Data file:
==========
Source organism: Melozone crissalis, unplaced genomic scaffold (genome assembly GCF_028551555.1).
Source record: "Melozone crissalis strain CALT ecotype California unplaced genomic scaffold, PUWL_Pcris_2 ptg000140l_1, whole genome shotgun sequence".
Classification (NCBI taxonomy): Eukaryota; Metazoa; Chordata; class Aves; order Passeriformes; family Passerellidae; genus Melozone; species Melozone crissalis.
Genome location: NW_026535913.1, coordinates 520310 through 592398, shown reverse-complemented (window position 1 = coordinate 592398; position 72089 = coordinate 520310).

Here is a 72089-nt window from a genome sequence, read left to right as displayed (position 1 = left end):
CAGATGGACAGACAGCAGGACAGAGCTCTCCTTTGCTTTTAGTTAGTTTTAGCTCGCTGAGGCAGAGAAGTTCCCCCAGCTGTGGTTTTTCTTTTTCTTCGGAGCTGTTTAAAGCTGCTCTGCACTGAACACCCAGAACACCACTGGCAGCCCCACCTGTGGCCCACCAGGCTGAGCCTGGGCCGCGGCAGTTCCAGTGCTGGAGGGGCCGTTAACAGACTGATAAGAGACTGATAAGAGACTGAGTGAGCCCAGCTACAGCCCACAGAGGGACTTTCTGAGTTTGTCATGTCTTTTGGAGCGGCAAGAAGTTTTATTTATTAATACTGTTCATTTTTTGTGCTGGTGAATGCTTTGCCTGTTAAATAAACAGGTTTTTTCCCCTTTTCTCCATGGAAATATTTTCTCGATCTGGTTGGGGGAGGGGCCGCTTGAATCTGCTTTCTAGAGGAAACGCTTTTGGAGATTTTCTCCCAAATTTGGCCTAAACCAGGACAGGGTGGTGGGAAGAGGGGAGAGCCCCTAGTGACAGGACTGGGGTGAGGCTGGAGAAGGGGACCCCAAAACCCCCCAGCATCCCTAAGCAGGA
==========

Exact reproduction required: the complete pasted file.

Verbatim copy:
Source organism: Melozone crissalis, unplaced genomic scaffold (genome assembly GCF_028551555.1).
Source record: "Melozone crissalis strain CALT ecotype California unplaced genomic scaffold, PUWL_Pcris_2 ptg000140l_1, whole genome shotgun sequence".
Classification (NCBI taxonomy): Eukaryota; Metazoa; Chordata; class Aves; order Passeriformes; family Passerellidae; genus Melozone; species Melozone crissalis.
Genome location: NW_026535913.1, coordinates 520310 through 592398, shown reverse-complemented (window position 1 = coordinate 592398; position 72089 = coordinate 520310).

Here is a 72089-nt window from a genome sequence, read left to right as displayed (position 1 = left end):
CAGATGGACAGACAGCAGGACAGAGCTCTCCTTTGCTTTTAGTTAGTTTTAGCTCGCTGAGGCAGAGAAGTTCCCCCAGCTGTGGTTTTTCTTTTTCTTCGGAGCTGTTTAAAGCTGCTCTGCACTGAACACCCAGAACACCACTGGCAGCCCCACCTGTGGCCCACCAGGCTGAGCCTGGGCCGCGGCAGTTCCAGTGCTGGAGGGGCCGTTAACAGACTGATAAGAGACTGATAAGAGACTGAGTGAGCCCAGCTACAGCCCACAGAGGGACTTTCTGAGTTTGTCATGTCTTTTGGAGCGGCAAGAAGTTTTATTTATTAATACTGTTCATTTTTTGTGCTGGTGAATGCTTTGCCTGTTAAATAAACAGGTTTTTTCCCCTTTTCTCCATGGAAATATTTTCTCGATCTGGTTGGGGGAGGGGCCGCTTGAATCTGCTTTCTAGAGGAAACGCTTTTGGAGATTTTCTCCCAAATTTGGCCTAAACCAGGACAGGGTGGTGGGAAGAGGGGAGAGCCCCTAGTGACAGGACTGGGGTGAGGCTGGAGAAGGGGACCCCAAAACCCCCCAGCATCCCTAAGCAGGA